The Daily Bagel is your dose of the interesting reporting, writing and quipping from around the Internet.
• Video: Kei Nishikori almost KO'd Roger Federer with an overhead smash.
• Steve Tignor on why ESPN's decision to tape-delay Wednesday night's match between Federer and Nishikori was short-sighted.
Yet ESPN, of all places, should know that if you don’t show it, and you don’t hype it, no one will come. This year, for the first time, the network has the rights to the finals in Miami. Next year, for the first time, it will have the rights to the finals of the U.S. Open. Presumably, ESPN wants people to watch those matches, or at least have an idea of what they might be seeing. You wouldn’t have known it last night. The network had the best free promotional material that anyone could have for tennis -- a dramatic upset of Roger Federer, being played in prime time on the East Coast -- yet it couldn’t find a place for the match on TV at all.
• Curious about how and why the tournament's television deals work like they do? Ben Rothenberg of The New York Times gets to the bottom of why the WTA has been completely shafted at the Sony Open. The bottom line: No one wants to pay the bill.
The tournament produces the minimum required amount of matches for a WTA Premier Mandatory event, which is 20. Perform pays for additional matches to be produced, at a cost of about $8,000 to $9,000 per match, according to the tournament director, Adam Barrett.
“We’re neutral as to which matches go out,” he said. “We’re a men’s and women’s event; as long as we have something to put out, we’re good — so long as there’s a quality match out there.”
Barrett indicated an unwillingness to foot the bill for additional women’s matches, which the tournaments in Indian Wells and Madrid had done.
“It’s always my belief that the international broadcaster should broadcast as much as they can generate,” said Barrett, referring to Perform. “They are the ones that benefit from the profit side. We don’t get any more money. We don’t get any more money if they produce more matches and sell more matches. We get the same amount, so our deal is simply 20 matches for a fee.”
But Allaster said the WTA could not subsidize an individual tournament’s world feed production “because we’d then have to do that for everybody.”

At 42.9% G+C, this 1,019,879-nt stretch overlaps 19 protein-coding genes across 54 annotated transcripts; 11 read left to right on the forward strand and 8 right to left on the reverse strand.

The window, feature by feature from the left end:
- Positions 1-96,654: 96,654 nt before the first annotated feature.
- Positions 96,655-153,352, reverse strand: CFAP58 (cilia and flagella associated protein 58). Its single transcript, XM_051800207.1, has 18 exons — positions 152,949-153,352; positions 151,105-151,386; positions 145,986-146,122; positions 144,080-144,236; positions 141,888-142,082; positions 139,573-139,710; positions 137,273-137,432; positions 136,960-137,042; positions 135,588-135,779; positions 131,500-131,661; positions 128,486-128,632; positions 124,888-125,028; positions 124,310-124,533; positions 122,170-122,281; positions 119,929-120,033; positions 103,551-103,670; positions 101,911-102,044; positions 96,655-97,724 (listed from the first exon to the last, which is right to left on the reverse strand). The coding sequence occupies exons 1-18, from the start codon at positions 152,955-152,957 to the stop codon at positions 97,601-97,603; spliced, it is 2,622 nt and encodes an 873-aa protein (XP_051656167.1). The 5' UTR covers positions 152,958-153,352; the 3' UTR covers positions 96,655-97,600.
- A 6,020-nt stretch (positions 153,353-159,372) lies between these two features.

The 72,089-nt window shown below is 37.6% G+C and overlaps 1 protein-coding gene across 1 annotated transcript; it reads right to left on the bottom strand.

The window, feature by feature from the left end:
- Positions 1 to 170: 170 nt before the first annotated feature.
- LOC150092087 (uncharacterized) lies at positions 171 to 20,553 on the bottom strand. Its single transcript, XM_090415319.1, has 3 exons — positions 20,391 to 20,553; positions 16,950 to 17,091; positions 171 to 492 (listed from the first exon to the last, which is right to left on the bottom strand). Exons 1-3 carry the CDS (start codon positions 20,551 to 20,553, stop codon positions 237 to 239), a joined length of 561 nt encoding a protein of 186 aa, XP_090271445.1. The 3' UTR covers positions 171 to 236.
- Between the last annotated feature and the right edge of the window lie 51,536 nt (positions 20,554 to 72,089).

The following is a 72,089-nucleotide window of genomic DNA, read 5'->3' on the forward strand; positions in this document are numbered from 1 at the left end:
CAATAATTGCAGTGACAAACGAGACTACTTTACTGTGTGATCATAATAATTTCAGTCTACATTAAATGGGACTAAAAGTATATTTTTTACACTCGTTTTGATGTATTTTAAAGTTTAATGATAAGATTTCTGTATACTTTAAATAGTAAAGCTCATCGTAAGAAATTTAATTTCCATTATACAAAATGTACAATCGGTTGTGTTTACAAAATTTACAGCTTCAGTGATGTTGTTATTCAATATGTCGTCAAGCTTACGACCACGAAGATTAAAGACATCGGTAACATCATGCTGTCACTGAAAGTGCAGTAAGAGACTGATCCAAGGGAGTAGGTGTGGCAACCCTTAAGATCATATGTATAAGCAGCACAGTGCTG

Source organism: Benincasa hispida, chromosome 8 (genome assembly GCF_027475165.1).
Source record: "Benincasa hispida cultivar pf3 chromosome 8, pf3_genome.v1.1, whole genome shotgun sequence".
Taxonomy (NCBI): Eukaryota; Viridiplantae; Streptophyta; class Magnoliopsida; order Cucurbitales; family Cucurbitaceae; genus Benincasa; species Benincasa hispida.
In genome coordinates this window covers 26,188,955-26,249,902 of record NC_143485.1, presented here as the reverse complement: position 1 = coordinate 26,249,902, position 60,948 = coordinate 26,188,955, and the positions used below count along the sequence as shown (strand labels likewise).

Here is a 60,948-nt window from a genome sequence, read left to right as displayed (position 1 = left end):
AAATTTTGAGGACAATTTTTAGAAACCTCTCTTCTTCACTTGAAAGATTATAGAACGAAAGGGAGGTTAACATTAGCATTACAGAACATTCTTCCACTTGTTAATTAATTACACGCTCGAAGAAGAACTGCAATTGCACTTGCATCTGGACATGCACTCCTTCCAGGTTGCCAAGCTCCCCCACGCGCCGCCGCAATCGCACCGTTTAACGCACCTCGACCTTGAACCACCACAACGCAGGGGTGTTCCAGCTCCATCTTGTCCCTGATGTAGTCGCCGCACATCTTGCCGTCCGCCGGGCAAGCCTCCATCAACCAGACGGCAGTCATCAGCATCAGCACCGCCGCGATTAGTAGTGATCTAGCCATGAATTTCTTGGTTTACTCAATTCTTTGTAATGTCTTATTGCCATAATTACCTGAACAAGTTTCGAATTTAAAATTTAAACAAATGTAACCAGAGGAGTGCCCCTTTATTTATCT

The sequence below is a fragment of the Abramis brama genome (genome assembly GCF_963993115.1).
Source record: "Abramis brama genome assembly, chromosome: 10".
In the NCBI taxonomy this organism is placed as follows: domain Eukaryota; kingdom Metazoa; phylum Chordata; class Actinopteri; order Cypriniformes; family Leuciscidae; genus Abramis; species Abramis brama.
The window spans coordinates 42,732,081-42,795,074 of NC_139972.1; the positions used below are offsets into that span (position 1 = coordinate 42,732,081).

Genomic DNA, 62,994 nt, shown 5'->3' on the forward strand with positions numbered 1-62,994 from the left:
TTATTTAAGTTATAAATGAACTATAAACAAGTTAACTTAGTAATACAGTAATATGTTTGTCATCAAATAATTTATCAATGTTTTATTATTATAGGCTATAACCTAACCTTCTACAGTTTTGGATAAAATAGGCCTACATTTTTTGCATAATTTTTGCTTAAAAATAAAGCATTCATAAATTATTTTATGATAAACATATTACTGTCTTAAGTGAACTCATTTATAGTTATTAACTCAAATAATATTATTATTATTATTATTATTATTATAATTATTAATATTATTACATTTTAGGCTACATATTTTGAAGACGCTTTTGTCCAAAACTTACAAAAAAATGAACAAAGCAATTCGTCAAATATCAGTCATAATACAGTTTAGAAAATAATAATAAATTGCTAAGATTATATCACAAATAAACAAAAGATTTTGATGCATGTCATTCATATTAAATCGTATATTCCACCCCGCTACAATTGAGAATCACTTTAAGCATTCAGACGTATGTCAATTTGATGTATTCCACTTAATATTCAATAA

• Did you know Piotr Wozniacki's legal name is actually Victor Krason? Here's the scoop.
• FiveThirtyEight's Carl Bialik breaks down John Isner's home-court advantage.
I pulled his career match record and ran a logistic regression, controlling for surface, the ranking of his opponent and the value of each match, in ranking points. Even after controlling for these factors, Isner remains a homecoming king. Surface, it turns out, isn’t a statistically significant driver of his success. Nor is the value of winning the match. His opponent’s ranking is highly significant. But independent of these factors, a 50-50 match for Isner away from home becomes a match he’ll win two out of three times in the U.S.
• Patrick Hruby of Sports on Earth on Federer's amazing ability to stay competitive in his 30s.
Most of Federer's age-group peers -- Marat Safin, Juan Carlos Ferrero, Tommy Robredo, James Blake, Lleyton Hewitt, David Nalbandian and the like -- are either out of tennis or greatly diminished. Meanwhile, Federer is still playing. More to the point, he's still kicking butt. In fact, he's kicking butt at a rate and in a manner that's largely unprecedented for a men's tennis player his age, which means that the best and most appropriate way to both measure and appreciate him is not by comparing Current Roger to Peak Roger, but rather by comparing Current Roger to Every Other 30-Something Tennis Champ Who Tried to Hold On.
• Martina Hingis and Sabine Lisicki saved seven match points to make the semifinals of the Sony Open. • Non-tennis: ESPN's ombudsman says the network needs to focus on the real news stories even if it's not what viewers want.